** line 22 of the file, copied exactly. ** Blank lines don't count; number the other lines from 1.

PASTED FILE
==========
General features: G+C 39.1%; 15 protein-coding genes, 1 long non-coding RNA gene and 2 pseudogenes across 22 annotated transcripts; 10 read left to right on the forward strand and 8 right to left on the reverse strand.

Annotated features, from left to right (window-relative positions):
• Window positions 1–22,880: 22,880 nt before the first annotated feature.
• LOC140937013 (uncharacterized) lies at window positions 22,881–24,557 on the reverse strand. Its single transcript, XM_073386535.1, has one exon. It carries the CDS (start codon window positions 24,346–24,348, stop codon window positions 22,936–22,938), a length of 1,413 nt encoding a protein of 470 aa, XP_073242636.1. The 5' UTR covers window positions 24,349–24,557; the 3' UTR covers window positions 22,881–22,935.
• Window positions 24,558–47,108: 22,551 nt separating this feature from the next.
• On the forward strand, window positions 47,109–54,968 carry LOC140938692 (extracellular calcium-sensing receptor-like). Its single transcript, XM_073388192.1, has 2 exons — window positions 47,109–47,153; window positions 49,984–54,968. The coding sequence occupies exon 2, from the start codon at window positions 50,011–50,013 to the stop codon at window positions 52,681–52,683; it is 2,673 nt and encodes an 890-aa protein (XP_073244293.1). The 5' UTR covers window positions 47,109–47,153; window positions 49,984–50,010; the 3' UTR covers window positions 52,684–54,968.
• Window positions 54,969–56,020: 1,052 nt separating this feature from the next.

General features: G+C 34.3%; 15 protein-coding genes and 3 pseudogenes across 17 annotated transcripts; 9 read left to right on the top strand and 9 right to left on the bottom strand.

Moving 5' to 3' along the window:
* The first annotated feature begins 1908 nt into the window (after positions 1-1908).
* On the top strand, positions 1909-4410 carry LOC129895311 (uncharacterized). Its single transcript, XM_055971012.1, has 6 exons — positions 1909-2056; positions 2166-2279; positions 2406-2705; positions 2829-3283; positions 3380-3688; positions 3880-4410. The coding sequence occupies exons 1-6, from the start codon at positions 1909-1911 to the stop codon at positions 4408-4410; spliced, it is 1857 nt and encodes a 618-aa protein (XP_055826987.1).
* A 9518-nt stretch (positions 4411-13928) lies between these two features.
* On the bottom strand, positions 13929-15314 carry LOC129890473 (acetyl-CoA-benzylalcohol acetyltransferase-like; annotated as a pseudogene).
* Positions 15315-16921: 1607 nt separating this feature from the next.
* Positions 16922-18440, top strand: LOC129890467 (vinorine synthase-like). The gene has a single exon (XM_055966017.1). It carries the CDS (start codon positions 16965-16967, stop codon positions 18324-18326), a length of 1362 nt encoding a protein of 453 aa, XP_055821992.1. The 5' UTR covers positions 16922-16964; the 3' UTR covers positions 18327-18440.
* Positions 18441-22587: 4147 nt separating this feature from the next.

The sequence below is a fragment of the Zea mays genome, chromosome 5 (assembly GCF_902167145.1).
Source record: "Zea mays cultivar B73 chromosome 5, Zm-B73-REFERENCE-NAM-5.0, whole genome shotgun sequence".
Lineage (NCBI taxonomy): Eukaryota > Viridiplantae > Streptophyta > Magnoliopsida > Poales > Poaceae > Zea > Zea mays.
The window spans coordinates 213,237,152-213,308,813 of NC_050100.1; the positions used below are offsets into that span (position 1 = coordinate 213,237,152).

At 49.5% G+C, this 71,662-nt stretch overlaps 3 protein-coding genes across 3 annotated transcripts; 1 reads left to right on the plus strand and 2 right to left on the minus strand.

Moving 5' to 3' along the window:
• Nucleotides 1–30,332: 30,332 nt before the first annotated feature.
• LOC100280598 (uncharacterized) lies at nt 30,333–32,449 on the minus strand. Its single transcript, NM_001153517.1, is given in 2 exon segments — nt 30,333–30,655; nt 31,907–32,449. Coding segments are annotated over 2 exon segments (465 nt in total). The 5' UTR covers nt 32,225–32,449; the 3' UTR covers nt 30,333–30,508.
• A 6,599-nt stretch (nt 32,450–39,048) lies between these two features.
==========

Moving 5' to 3' along the window: